Truss bridges are a popular and attractive bridge option for long clear spans for roadways and trails in any situation that requires a bridge. Depending on the material used, typical pedestrian truss bridges can span a range of 80 to even 250 feet long! The difference between a truss bridge and a beam bridge is its triangular shapes which help to support more weight on the bridge.
Learning how to design a truss bridge takes time and a detailed understanding of engineering principles. This article helps to provide a sense of basic truss design principles. Please note, this article is intended as a basic orientation and not a structural design guide.
Defining Parts of a Truss Bridge
The first step to designing a truss bridge is to understand and define the main parts of the bridge.
- Truss Frame – This is the outer part of the bridge and includes a top chord, bottom chord, and two end posts.
- Truss Members – The triangular shapes inside the frame that supports the weight of the bridge.
- Foundation/Abutments and Piers – The substructure at the ends of a bridge’s purpose is to support the ends of the bridge to the ground.
- Floor Beams and Outriggers – They provide support for the loads that span between the truss members.
- Decking – This is the surface or floor system of the bridge.
- Stringers – They are the parallel lines of beams over the abutments that support the decking.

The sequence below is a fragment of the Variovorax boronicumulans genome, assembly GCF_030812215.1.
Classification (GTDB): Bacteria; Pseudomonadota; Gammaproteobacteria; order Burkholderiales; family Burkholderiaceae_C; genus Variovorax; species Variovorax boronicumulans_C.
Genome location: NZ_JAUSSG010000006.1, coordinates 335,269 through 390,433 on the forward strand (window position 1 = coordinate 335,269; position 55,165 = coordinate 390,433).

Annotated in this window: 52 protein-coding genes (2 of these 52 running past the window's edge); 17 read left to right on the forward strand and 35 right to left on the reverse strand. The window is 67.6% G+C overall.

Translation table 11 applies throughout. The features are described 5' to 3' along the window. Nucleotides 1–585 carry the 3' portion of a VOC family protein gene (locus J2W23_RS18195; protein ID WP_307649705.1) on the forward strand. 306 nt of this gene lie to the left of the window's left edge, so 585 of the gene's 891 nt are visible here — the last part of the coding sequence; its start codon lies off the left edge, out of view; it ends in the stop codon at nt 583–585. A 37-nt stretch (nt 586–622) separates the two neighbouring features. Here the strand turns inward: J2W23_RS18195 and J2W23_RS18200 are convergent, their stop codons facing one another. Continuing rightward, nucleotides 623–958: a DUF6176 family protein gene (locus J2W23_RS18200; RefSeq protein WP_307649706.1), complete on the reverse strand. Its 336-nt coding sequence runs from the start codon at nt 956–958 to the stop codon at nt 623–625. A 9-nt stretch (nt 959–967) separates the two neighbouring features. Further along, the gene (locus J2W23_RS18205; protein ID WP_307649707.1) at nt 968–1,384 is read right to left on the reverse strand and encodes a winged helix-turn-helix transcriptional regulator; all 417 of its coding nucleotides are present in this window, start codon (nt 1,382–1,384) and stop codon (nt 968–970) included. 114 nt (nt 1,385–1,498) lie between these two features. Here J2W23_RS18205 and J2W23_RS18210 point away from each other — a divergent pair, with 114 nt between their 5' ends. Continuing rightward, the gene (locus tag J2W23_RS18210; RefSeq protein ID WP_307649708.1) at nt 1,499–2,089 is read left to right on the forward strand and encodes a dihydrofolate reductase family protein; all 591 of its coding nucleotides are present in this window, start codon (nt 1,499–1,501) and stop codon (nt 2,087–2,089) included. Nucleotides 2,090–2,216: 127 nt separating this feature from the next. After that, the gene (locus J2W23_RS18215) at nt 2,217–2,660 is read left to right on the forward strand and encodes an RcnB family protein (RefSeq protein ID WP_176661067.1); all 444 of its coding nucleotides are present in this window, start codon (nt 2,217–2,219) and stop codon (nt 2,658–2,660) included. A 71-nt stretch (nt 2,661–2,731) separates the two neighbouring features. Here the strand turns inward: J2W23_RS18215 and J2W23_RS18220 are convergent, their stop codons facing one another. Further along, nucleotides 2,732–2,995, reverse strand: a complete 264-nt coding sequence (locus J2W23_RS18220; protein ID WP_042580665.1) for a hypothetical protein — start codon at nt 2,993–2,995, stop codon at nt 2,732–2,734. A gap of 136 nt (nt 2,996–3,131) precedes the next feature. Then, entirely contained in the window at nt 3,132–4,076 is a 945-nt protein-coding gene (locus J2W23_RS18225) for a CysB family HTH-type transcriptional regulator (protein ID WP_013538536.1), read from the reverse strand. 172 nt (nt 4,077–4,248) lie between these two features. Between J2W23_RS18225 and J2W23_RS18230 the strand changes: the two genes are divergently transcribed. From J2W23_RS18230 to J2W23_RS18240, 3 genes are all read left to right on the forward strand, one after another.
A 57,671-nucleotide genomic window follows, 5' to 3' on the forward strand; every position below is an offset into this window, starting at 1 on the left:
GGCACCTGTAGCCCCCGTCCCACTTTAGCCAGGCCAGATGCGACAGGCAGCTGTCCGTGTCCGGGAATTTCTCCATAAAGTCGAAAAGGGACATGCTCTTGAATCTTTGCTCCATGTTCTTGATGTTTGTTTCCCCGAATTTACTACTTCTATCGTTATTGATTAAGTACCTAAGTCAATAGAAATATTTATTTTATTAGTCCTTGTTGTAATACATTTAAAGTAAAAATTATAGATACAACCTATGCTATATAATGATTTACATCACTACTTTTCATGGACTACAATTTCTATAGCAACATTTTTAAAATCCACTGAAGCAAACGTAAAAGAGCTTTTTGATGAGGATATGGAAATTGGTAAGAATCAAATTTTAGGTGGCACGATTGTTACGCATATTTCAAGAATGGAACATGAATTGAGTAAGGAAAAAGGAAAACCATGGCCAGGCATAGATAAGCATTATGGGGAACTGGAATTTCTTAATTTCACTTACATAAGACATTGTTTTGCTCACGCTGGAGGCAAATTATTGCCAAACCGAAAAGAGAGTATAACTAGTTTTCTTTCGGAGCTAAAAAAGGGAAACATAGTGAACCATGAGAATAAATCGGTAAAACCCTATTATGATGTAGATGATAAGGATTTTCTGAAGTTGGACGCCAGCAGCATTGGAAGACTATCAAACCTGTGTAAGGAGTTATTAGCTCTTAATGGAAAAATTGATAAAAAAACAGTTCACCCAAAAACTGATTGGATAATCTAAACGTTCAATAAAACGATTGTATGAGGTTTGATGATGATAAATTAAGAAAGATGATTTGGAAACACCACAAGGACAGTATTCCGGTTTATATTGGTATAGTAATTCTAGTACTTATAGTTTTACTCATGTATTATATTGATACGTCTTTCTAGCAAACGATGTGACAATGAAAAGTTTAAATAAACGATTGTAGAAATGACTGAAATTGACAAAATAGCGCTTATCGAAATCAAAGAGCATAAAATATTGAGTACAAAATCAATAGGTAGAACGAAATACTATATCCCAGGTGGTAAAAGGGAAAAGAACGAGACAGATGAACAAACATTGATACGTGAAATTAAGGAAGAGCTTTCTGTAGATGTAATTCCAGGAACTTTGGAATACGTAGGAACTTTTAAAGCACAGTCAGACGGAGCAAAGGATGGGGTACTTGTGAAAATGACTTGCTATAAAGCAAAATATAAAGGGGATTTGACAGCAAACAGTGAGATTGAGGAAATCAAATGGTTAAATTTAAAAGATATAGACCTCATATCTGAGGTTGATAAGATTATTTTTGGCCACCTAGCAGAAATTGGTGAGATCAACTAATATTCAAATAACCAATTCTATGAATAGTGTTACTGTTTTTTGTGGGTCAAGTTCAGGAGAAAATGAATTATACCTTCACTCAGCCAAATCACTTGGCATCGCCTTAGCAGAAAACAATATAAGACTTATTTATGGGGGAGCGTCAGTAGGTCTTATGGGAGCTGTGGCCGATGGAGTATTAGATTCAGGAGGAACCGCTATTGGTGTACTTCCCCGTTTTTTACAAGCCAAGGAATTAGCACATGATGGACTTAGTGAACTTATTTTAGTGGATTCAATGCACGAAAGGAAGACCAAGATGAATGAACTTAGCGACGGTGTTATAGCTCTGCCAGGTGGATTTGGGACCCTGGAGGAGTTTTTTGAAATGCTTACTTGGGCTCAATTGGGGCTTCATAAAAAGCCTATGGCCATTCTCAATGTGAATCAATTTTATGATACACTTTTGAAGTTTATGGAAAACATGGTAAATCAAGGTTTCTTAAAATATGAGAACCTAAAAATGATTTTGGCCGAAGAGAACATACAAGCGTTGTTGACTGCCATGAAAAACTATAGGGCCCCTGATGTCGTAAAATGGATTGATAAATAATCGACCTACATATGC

Understanding the Basics Behind How to Design a Truss Bridge
Engineers use Newton’s physics when designing a truss bridge. Bridge engineers typically follow the general design process below.
- Using an established structural modeling software, build a wire frame model of the customer’s desired length and width.
- Within the model, apply loads according to set standards (AASHTO or other known loads). Common loads include:
- Live loads (the load from people, vehicles, etc. crossing a bridge)
- Dead loads (the weight of the bridge itself, the decking and deck surface and decorative features)
- Snow and wind loads
- Determine the required strengths for each truss member based on load resistance factor design (LRFD) or allowable stress design (ASD).
- Determine the most optimal member for each element of the truss and the most optimal connection between these elements.
4 Truss Design Options
There are numerous truss bridge designs to select. Here is a brief description of four possible truss designs. Howe and Pratt Truss designs are typically the most efficient, but many others can be used based on aesthetics.
#1 Howe Truss Design
The Howe truss design contains vertical and diagonal members. The diagonal members are in compression, while the vertical members are under tension. The Howe design is the most common design at Areté Structures.
#2 Pratt Truss Design
The Pratt truss design contains angled (diagonal) members under tension and shorter vertical members under compression. Pratt trusses are typically used in Areté Structures’ underslung truss designs. The Underslung truss design is a unique design to Areté Structures pedestrian bridges. All the vertical, horizontal, and diagonal members are placed below the bridge decking.
#3 K Truss Design
The K truss design contains the vertical members in compression. This design “breaks up” the vertical members into smaller sections to reduce the number of elements under tension.
#4 Warren Truss Design
The Warren truss design contains equilateral (or vertical) triangles that help to spread out the bridge’s load. This design alternate compression and tension members and does not contain vertical members.
Get Started on Your Truss Bridge Design
Now that you understand some of the truss bridge designs, allow the Areté Structures team to help move your project forward. Our team will work with you through selecting the bridge’s structure, material, and design.